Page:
According to Merriam-Webster dictionary, the first appearance of the word "ghost" was in 1606, five years before the Authorized Version was released in 1611. The word "ghost" appears in the KJV 109 times in 108 verses. This is the first appearance:
Gen_25:8 Then Abraham gave up the ghost, and died in a good old age, an old man, and full of years; and was gathered to his people. http://www.merriam-webster.com/dictionary/ghost
According to the same source the word "spirit" first appeared in 1608:
It occurs 505 times in 456 verses. This is the first occurrence:
Gen_1:2 And the earth was without form, and void; and darkness was upon the face of the deep. And the Spirit of God moved upon the face of the waters.
However I notice that the Wycliffe Bible, from the 1300s uses the word "Spiryt" a few times. IE:
Gen 1:2 Forsothe the erthe was idel and voide, and derknessis weren on the face of depthe; and the Spiryt of the Lord was borun on the watris.
The word "breath" only occurs 42 times in 42 verses. Here is the first occurrence:
Gen_2:7 And the LORD God formed man of the dust of the ground, and breathed into his nostrils the breath of life; and man became a living soul.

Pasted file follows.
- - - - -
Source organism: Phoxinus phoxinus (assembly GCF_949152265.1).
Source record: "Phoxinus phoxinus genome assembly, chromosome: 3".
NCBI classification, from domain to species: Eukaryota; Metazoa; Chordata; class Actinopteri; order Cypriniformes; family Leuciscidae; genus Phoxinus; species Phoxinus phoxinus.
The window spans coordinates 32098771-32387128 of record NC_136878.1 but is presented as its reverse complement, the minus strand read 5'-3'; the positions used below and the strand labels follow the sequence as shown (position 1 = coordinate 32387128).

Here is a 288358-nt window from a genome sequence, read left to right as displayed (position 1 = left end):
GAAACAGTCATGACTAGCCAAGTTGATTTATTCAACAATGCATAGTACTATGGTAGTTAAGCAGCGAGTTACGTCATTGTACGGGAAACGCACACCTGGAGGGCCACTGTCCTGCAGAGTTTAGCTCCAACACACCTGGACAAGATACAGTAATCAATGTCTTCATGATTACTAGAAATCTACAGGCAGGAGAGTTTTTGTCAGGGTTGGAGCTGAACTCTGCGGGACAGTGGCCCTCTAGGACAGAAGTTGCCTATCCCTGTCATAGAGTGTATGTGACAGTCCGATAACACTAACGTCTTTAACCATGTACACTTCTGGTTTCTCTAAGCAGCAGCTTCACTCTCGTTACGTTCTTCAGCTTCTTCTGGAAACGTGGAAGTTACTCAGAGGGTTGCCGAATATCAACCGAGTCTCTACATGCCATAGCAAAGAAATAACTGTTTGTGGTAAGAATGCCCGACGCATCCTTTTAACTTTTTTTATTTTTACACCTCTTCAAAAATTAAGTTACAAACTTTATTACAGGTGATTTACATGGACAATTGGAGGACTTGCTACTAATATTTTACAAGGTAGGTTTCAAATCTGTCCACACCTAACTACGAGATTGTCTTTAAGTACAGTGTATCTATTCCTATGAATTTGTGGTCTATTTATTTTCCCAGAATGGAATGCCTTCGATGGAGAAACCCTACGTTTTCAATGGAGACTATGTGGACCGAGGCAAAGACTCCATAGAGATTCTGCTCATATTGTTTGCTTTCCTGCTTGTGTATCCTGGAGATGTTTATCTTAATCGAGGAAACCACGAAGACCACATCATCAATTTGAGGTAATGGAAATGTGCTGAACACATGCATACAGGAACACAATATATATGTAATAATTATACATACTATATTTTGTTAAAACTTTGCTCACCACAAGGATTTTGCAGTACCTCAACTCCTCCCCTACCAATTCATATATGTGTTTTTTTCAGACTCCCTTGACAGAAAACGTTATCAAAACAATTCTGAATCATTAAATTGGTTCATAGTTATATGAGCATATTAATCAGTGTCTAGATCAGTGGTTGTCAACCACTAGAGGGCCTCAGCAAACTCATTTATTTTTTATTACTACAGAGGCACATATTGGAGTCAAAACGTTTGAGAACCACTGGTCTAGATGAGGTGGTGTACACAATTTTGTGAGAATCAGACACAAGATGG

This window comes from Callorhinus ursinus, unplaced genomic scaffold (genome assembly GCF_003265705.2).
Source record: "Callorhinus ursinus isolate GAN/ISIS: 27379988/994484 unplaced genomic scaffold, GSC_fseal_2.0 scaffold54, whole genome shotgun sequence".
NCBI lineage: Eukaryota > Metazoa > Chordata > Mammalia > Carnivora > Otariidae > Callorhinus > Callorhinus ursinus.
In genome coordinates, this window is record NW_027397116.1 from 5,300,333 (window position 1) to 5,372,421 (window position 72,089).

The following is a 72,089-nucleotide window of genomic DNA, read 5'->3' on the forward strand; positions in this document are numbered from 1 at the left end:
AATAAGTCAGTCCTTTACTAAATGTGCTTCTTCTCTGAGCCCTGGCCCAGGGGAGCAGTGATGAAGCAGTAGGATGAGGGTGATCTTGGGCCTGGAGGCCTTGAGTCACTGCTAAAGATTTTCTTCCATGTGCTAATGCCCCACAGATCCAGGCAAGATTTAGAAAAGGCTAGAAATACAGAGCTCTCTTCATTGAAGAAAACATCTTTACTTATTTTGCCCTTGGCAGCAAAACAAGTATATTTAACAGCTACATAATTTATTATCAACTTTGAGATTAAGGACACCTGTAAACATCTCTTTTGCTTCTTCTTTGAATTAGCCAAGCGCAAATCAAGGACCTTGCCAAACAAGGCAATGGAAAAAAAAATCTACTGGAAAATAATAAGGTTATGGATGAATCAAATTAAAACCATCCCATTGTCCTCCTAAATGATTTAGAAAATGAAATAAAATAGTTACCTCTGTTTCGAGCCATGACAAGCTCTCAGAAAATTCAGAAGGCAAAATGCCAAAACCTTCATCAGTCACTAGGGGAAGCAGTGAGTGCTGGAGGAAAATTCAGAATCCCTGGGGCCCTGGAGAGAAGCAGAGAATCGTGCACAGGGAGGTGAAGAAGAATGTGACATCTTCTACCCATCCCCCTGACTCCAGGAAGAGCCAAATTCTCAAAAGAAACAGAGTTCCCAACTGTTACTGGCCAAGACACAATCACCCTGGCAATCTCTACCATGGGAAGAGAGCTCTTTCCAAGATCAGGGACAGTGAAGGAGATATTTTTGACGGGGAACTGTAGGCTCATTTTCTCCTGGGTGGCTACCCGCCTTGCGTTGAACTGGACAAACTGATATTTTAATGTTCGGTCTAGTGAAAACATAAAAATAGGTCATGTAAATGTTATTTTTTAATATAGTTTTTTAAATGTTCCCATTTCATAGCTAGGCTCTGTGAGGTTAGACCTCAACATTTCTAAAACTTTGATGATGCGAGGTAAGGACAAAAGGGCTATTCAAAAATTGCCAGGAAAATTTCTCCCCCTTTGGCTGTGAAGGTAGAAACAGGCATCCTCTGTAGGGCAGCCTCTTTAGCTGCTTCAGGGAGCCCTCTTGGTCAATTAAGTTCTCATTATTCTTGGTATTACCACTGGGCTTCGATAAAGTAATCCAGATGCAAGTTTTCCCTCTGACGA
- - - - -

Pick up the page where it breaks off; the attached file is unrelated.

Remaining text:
My question is, in 1611 when these words were coined and used in the KJV were "ghost" and" "spirit" simply synonyms of each other? IE: Are the KJV authors distinguishing "Spirit" from "Ghost" in this verse or just varying it up?:
Joh_1:33 And I knew him not: but he that sent me to baptize with water, the same said unto me, Upon whom thou shalt see the Spirit descending, and remaining on him, the same is he which baptizeth with the Holy Ghost.
And what about "breath"? They seem to be used in parallel:
Job_27:3 All the while my breath [H5397] is in me, and the spirit [H7307] of God is in my nostrils;
נְשָׁמָה neshâmâh nesh-aw-maw' From H5395; a puff, that is, wind, angry or vital breath, divine inspiration, intellect or (concretely) an animal: - blast, (that) breath (-eth), inspiration, soul, spirit. Total KJV occurrences: 24
רוּחַ rûach roo'-akh From H7306; wind; by resemblance breath, that is, a sensible (or even violent) exhalation; figuratively life, anger, unsubstantiality; by extension a region of the sky; by resemblance spirit, but only of a rational being (including its expression and functions): - air, anger, blast, breath, X cool, courage, mind, X quarter, X side, spirit ([-ual]), tempest, X vain, ([whirl-]) wind (-y). Total KJV occurrences: 378
So what did these words mean to the KJV translators? Were they all synonyms of each other? If so, why muddy the waters? Why translate as "ghost" sometimes and "spirit" at other times? Why not just retain "breath" as all other languages seemed to do prior to English translations of the scriptures?